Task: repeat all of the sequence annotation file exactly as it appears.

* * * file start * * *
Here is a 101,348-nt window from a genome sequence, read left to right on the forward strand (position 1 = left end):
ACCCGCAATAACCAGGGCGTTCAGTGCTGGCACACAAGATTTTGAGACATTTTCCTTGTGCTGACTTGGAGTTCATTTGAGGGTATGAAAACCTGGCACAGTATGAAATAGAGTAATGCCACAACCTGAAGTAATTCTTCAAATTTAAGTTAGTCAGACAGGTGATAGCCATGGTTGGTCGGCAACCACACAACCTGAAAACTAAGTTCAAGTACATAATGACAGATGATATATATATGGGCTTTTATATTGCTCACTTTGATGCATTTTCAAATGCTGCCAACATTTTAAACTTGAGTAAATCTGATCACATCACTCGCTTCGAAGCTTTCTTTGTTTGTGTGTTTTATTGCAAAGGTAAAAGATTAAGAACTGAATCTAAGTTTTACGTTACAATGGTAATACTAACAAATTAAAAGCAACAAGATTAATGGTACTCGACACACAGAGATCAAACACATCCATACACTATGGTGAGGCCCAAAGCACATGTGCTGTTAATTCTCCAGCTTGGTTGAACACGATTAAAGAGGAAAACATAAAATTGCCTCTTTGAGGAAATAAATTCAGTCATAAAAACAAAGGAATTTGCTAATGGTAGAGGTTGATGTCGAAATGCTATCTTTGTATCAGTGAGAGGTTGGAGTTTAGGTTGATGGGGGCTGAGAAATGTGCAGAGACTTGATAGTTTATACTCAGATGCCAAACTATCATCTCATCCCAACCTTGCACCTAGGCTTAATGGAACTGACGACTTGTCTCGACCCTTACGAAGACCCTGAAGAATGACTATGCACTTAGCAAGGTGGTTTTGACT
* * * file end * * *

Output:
Here is a 101,348-nt window from a genome sequence, read left to right on the forward strand (position 1 = left end):
ACCCGCAATAACCAGGGCGTTCAGTGCTGGCACACAAGATTTTGAGACATTTTCCTTGTGCTGACTTGGAGTTCATTTGAGGGTATGAAAACCTGGCACAGTATGAAATAGAGTAATGCCACAACCTGAAGTAATTCTTCAAATTTAAGTTAGTCAGACAGGTGATAGCCATGGTTGGTCGGCAACCACACAACCTGAAAACTAAGTTCAAGTACATAATGACAGATGATATATATATGGGCTTTTATATTGCTCACTTTGATGCATTTTCAAATGCTGCCAACATTTTAAACTTGAGTAAATCTGATCACATCACTCGCTTCGAAGCTTTCTTTGTTTGTGTGTTTTATTGCAAAGGTAAAAGATTAAGAACTGAATCTAAGTTTTACGTTACAATGGTAATACTAACAAATTAAAAGCAACAAGATTAATGGTACTCGACACACAGAGATCAAACACATCCATACACTATGGTGAGGCCCAAAGCACATGTGCTGTTAATTCTCCAGCTTGGTTGAACACGATTAAAGAGGAAAACATAAAATTGCCTCTTTGAGGAAATAAATTCAGTCATAAAAACAAAGGAATTTGCTAATGGTAGAGGTTGATGTCGAAATGCTATCTTTGTATCAGTGAGAGGTTGGAGTTTAGGTTGATGGGGGCTGAGAAATGTGCAGAGACTTGATAGTTTATACTCAGATGCCAAACTATCATCTCATCCCAACCTTGCACCTAGGCTTAATGGAACTGACGACTTGTCTCGACCCTTACGAAGACCCTGAAGAATGACTATGCACTTAGCAAGGTGGTTTTGACT